But I don’t believe we’re powerless.  Paradoxically, that might be the chief difference between my critics and me.  A couple times I’ve been accused in the comments of being a “Ghetto Jew,” scurrying around trying to curry favor from “the Gentiles.”  I like this comment because I think it’s a bit of a projection.  I’d argue that my comics reflect Jewish confidence, not ghetto-like fear.  A ghetto mentality is afraid of open discussion of communal problems, because that might lead to a pogrom.  We have the power of superheroes but we perceive ourselves as shlemiels.

This goes back to the question of satire.  You can’t satirize the powerless.  It’s like a rich person mocking a beggar in the street.  It might be humorous to some, but it’s not satire.  And I don’t see my community as beggars.  That’s a good thing, and it’s why I think satire – and a community’s capacity to embrace satire – is actually a sign of communal vitality.

To take the criticisms at face value, though, I feel strongly that if we allow anti-Semites to define the parameters of Jewish critical inquiry, then we’re basically surrendering Jewish civilization to the nutjobs and proclaiming our culture to be dead.  It’s like the relativist defense of Israel – Israel is faultless because unlike Iran, it hasn’t criminalized homosexuality.  Really, is that the standard Herzl dreamt of?  Or to use the example of the comment regarding the Iranian press, should the fact that Iran is governed by Jew-haters mean we should prohibit all self-criticism?  What does that say about our confidence in Jewish sovereignty?  No culture can thrive when it contorts and constrains itself like that.  And honestly, I think some in our community wouldn’t mind if that were to happen – their ideal Jewish world is one in which questions aren’t asked and authority isn’t questioned.

But that’s not a Jewish world that interests me, because it’s basically an Orwellian nightmare.  Call me an idealist, but I hold Judaism up to a higher level than that.  And even from the perspective of Jewish community strength, you won’t sway the mind of a potential anti-Semite by suppressing internal criticism and insisting on a single party line.  If anything, that only adds to anti-Semitic conspiracy and suspicion – not that these considerations play a part in my creative choices.  But it seems to be a lose/lose scenario – you’re paralyzing your culture while paradoxically feeding the fires of anti-Semitism.  So I really believe transparency and internal criticism are the best policies all around.  Besides, anti-Semitism is a mental illness, but I also think that defining oneself based on anti-Semitism is a kind of mental illness as well.  My comics make fun of that mentality, but I hope also, by their very existence, they point to a kind of Jewish life that is vibrant and dynamic and not restricted by fears of what anti-Semites might think.  Because what kind of life can you lead if your identity is demarcated by psychopaths?

Several comments bring up notions of self-hatred, which seems to be a common epithet harking back certainly to the time when Philip Roth started publishing stories.  How do you respond to that charge?

It’s strange – I don’t make any effort to hide my Jewishness, and I’m clearly proud of Jewish history and culture.  It’s why I draw comics.  But the term “self-hatred” revolves around a notion of Jewish authenticity – quite literally, as it claims to be able to see into one’s “self,” or the enduring “self” of the Jews. I think Judaism is too fluid for that, although there’s a long history of people claiming to be the gatekeepers of genuine Judaism and accusing the rest of being “haters.”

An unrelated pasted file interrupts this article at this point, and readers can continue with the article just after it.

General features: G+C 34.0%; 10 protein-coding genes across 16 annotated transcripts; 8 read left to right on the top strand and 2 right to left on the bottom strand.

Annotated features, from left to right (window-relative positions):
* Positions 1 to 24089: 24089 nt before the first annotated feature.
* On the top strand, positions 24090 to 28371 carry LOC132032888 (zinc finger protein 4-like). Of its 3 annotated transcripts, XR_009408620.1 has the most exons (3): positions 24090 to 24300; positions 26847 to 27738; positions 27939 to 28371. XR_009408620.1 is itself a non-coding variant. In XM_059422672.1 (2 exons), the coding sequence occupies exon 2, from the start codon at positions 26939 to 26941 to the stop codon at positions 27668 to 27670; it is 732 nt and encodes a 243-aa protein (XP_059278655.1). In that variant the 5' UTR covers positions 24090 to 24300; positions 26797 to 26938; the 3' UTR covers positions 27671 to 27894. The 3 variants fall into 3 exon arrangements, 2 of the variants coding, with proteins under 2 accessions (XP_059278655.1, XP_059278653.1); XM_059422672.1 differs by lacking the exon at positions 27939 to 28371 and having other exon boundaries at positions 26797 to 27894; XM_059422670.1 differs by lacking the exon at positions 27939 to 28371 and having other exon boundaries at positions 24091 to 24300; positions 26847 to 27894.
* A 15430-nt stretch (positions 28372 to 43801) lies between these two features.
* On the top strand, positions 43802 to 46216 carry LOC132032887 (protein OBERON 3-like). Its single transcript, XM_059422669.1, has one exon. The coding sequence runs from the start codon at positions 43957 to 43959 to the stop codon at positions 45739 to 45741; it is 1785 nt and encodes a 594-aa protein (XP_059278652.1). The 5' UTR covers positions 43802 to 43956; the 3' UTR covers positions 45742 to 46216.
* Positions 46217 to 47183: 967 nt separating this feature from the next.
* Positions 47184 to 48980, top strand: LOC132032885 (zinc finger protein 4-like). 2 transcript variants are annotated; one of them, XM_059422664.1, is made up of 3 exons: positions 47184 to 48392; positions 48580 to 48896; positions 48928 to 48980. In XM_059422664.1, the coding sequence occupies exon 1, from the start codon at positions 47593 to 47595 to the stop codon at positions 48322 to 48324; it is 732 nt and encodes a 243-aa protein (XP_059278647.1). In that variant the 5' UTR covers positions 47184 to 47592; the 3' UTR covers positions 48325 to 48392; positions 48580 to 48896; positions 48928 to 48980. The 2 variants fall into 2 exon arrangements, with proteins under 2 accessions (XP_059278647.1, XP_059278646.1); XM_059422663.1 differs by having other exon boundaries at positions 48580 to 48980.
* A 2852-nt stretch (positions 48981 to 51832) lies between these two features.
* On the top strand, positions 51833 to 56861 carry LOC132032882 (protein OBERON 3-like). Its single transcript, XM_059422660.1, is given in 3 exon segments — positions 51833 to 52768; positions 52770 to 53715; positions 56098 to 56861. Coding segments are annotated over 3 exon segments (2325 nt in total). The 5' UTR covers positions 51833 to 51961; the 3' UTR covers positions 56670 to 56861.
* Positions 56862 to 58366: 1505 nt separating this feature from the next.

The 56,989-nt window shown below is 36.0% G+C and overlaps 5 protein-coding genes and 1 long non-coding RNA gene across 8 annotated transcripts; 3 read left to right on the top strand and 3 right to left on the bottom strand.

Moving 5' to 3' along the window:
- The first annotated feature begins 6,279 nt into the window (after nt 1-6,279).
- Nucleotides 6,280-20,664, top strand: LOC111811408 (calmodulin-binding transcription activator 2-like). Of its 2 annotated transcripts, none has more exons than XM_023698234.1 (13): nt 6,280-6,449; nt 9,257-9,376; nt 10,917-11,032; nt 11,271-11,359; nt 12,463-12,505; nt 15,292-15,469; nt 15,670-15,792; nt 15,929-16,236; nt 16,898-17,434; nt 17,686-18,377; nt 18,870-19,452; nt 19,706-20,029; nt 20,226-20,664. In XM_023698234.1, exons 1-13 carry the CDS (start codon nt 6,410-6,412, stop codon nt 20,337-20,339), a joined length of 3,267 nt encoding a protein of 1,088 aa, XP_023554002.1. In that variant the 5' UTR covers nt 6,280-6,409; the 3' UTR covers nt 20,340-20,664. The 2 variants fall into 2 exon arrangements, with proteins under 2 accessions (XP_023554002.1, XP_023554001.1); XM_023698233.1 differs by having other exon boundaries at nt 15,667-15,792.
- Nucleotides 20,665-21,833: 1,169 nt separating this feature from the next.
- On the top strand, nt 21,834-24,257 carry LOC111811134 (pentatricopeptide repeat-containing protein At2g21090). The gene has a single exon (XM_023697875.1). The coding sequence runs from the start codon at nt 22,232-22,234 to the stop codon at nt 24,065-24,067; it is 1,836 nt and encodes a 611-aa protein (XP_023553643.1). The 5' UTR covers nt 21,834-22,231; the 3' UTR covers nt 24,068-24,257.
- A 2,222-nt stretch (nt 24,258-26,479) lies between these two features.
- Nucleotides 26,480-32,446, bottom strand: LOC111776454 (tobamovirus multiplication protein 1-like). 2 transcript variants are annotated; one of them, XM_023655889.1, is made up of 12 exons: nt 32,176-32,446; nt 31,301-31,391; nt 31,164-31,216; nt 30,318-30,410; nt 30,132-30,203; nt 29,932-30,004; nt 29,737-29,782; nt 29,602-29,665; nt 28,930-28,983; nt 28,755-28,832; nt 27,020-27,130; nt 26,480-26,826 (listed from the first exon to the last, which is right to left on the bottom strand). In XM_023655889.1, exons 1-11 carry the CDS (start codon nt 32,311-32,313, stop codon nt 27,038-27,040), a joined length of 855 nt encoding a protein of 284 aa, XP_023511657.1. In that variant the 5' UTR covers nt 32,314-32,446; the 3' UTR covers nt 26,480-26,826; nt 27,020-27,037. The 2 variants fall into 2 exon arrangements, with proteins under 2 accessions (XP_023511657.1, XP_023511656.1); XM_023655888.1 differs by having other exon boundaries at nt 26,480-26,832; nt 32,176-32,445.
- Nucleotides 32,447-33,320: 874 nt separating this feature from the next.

I’m especially mystified by online shouts of “self-hatred” when I’m satirizing corruption.  Are the critics saying I have a hidden, corrupt self I should embrace?  Here’s an example: A family of Chabad Hasidim ran a kosher slaughterhouse in Iowa that was found to be complicit in far-reaching animal abuses, safety violations and fraud.  I drew a comic about it.  Does that make me “self-hating”?  If so, what is my true self – an animal abuser?  A corrupt businessman?  I admit I feel shame – but I’m ashamed because I hold Judaism up to a higher standard than this.  That’s not hatred of Judaism, that’s love of Judaism.  The defenders of the slaughterhouse, the tens of thousands of Chabad Hasidim who have dismissed the charges and compared the trial to the Dreyfus Affair – I’d say that they’re the genuine self-haters.  Because how ethical can such a vision of Judaism be?  I’d like to see that meme gather steam.  But I’m not holding my breath.

And what about Israel?  The claim of “self-hatred” seems to come up pretty strongly with your Israel-related comics.  Is it just because Israel inspires strong passions?  Is Israel the line in the sand?

Partly that’s it, but I think it’s more than that.  My comics embody a Diaspora pugilism, and that makes some people cringe – because in the internal Jewish culture war, Zionism was crowned the victor long ago.  Not just Israel, but the entire Zionist narrative of Jewish self-conception.  For a century now we’ve witnessed Zionist pugilism, the idea that Jewish pride and strength – even the strength of ideology and argument – are inextricably linked with the creation and defense of Israel.  One of the tenets of this ideology is that the Diaspora Jewish “self” is by definition weak.  It’s why organized trips to Israel are marketed as building “Jewish pride.”  You can’t be a proud Jew in Cincinnati?  I think that needs to be remembered with my comics: I’m a Diaspora Jew.  And when a Diaspora Jew makes fun of Zionism and Israel, they’re not only questioning a sacred cow, they’re questioning the roles of pride and shame, of heroism and victimhood, that were established in the last century and solidified after the Holocaust and the creation of Israel.  If you don’t buy into that – if you say no, I’m proud right here in the Diaspora, and I think there’s a lot that’s silly about this ideology – then you’re labeled a self-hater.  That’s the paradox: pride equals shame.  It’s illogical, but I think that’s what upsets my critics as much as anything else: My comics are self-hating because they are proud.